Forty years ago, a film called Hair starring a budding actor from Connecticut debuted at The Cannes Film Festival. It was 1979, the Vietnam War was over as were the days of hippies and The Black Panthers. Yet then and now, the on-screen musical still has a way of reaching audiences from past and present.
Treat Williams sat across from the movie theater in Stamford that he used to go to growing up—The Avon. At 67, his striking, bushy eyebrows have turned from brown to grey over the years but the spark in his eyes is the same. Tonight, he’ll be watching his 27-year-old self act in the film that he didn’t realize was about to change his life.
"I think I was a little unconscious about that. I think I was trying to be good in a movie," Williams said.
Williams grew up in Rowayton and Norwalk. At the time, he had a lead role in Grease on Broadway. Milos Forman, the Czech director responsible for One Flew Over The Cuckoo’s Nest came to see him perform one day.
"He said to me, 'Treat—I saw you in Grease and you do something very few American actors do: you go completely overboard.' I still to this day don't know was a compliment or or just an observation, but that was the beginning of 12 auditions."
Williams was cast in Forman's new film as George Berger, a daring, dashingly handsome leader of a group of free-spirited hippies who befriend Claude Bukowski, a shy guy from Oklahoma who’s about to go off to war in Vietnam, who's played by John Savage.
On a seemingly endless night, they expose Bukowski to their way of living: pyschedelic drugs, dancing, and singing until the sun comes up.
"As I look back on it now interestingly, I don't think it's so much about anti-war or different lifestyle," Williams said. "I think it really is about love and about commitment and about sacrifice to me."
Spoiler alert—the sacrifice wasn’t exactly intentional. When Berger, Williams’ character, and his friends drive across country to visit Bukowski, who’s now a solidier on base in Nevada, it's Berger who ends up getting shipped out to Vietnam and dying during the war. What started as an attempt to give Claude a taste of freedom in the form of a picnic with his friends turned into a favor that couldn’t be returned.
"The movie is this sort of love of your fellow man," Williams said, "and it's sort of embodied in this relationship between Claude and Berger and the rest of it, is really people who just decided to try something else because things weren't working as they are, which I think is the way things are right now to be honest. So I think it's very present."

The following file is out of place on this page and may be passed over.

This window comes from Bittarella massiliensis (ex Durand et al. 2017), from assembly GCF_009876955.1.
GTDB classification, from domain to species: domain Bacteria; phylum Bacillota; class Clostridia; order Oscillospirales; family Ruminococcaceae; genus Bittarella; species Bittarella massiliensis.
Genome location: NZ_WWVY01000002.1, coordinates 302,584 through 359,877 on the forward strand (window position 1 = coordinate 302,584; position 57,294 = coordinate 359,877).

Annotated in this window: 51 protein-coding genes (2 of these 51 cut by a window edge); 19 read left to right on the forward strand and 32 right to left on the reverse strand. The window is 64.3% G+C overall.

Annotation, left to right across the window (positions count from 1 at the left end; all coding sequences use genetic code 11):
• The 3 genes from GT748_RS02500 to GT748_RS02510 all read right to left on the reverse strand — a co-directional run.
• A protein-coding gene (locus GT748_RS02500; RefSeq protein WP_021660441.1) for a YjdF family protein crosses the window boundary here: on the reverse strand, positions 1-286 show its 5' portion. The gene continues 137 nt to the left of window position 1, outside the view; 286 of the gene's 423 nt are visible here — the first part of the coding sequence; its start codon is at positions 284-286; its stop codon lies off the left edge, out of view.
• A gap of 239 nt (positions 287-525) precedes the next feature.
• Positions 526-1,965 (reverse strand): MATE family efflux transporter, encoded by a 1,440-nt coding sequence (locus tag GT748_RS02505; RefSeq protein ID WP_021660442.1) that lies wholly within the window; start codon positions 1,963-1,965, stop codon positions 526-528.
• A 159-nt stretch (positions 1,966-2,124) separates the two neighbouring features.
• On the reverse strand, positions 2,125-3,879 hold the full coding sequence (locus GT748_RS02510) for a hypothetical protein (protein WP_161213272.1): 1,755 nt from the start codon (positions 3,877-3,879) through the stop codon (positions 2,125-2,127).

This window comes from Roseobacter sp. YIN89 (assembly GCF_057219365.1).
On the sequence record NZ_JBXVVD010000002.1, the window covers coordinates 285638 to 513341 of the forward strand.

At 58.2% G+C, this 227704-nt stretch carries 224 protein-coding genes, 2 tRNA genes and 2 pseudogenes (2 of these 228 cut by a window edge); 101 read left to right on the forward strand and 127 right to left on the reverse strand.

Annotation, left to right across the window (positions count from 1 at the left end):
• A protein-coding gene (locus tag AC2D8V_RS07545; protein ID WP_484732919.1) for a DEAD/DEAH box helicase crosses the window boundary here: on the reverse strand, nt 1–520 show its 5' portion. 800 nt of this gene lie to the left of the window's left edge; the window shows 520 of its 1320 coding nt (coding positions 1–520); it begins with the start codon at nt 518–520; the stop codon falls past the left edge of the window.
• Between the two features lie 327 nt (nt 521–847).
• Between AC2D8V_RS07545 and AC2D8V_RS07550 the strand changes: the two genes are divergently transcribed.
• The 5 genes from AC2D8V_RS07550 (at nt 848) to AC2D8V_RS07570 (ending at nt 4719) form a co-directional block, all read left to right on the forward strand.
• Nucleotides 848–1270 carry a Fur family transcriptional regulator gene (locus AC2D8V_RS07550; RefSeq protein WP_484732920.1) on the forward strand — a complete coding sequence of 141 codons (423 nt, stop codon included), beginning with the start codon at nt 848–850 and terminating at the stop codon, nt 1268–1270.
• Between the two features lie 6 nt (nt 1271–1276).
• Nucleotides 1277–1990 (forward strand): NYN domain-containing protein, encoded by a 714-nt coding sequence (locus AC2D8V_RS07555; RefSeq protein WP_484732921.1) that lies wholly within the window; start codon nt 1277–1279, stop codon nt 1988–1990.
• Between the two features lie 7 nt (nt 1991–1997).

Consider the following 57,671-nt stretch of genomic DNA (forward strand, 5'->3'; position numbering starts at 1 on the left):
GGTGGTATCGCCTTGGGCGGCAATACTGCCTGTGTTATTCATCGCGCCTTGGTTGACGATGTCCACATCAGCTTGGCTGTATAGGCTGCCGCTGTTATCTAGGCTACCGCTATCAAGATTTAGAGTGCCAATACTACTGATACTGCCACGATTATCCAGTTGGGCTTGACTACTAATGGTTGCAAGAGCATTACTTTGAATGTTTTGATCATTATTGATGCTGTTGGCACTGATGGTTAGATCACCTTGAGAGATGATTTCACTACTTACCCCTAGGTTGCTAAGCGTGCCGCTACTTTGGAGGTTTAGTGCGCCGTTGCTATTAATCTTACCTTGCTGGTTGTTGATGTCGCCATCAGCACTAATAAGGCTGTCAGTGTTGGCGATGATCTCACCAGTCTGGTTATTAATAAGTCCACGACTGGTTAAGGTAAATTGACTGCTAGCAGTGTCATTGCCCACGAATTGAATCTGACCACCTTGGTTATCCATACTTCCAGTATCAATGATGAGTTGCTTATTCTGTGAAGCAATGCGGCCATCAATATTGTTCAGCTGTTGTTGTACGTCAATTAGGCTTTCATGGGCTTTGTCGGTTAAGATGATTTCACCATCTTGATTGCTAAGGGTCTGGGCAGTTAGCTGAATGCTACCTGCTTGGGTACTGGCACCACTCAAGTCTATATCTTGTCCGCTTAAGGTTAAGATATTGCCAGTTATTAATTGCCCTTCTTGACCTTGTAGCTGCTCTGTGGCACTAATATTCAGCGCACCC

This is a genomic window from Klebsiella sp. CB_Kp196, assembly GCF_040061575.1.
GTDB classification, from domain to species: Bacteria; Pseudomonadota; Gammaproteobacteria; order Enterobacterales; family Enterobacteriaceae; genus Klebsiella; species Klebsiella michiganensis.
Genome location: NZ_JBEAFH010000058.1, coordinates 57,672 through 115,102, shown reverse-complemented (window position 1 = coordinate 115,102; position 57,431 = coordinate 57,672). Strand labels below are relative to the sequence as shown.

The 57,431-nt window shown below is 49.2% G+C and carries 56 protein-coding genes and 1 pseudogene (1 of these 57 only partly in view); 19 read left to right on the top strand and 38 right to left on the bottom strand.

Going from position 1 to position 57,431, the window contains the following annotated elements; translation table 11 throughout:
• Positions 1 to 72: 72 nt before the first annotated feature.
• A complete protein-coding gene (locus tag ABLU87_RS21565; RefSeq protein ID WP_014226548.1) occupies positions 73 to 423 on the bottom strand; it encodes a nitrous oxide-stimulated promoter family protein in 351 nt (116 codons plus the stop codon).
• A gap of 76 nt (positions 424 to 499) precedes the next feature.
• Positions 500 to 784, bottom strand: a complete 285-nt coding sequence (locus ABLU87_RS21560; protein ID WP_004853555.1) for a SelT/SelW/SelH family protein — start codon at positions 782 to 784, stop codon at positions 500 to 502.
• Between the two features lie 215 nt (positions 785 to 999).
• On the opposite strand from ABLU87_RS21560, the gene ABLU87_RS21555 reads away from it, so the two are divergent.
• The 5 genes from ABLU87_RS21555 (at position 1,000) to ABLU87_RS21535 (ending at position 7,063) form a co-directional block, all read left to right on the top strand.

The movie brought together a cast of mostly non-actors in different walks of life from all over—Texas, Philly, New York, Ohio, Connecticut. The choreography was crafted by the eclectic Twyla Tharp. As William reunites with some of his cast members in 2019, to mark the 40th anniversary of the movie’s release, he says that he still wants something different from the world now.
"I'm still not happy with the status quo. I don't know how to change it, but I'm certainly willing to engage as they these kids were," Williams said. "It seems to be a focus on money, it seems to be a focus on privilege. There seems to be a focus on maintaining an America that no longer exists."
Beverly D’Angelo, the actress who played the wealthy debutante Sheila Franklin, shares similar sentiments. She also feels the movie is still relevant.
"There was the counterculture and the hippies and their ideals and they're striving to end an unjust war, "D'Angelo said. "I think in our culture now, there's a striving to end an unjust society. I think culturally were really in a divide. I think that we've even lost the ability to talk to each other. If there are different political leanings, we're losing the concept of democracy. We're losing the concept of diversity as a good thing."
Dorsey Wright’s character LaFayette “Hud” Johnson was caught between two lives—that of a carefree hippie and settling down as a father in order to provide for his young son. He says now as then, progress stalls when people choose to shirk both individual and collective responsibilities within society.
"The next generation comes up to try and clean up once again, you know, it only gets pushed but so far," Wright said. "It's almost like civil rights or anything else. If you don't keep pushing it's only a half-ass job and then somebody has to come in and make sure, so it's an ongoing thing."
There’s no shortage of work to do for current generations. The film itself was directed by a member of the so-called Silent Generation, an exiled Czechoslovakian turned American citizen who came to call Litchfield County home. Milos Forman died last year at the age of 86.
Correction: This article originally stated Milos Forman's age at the time of his death as 68. He was 86. We regret the error.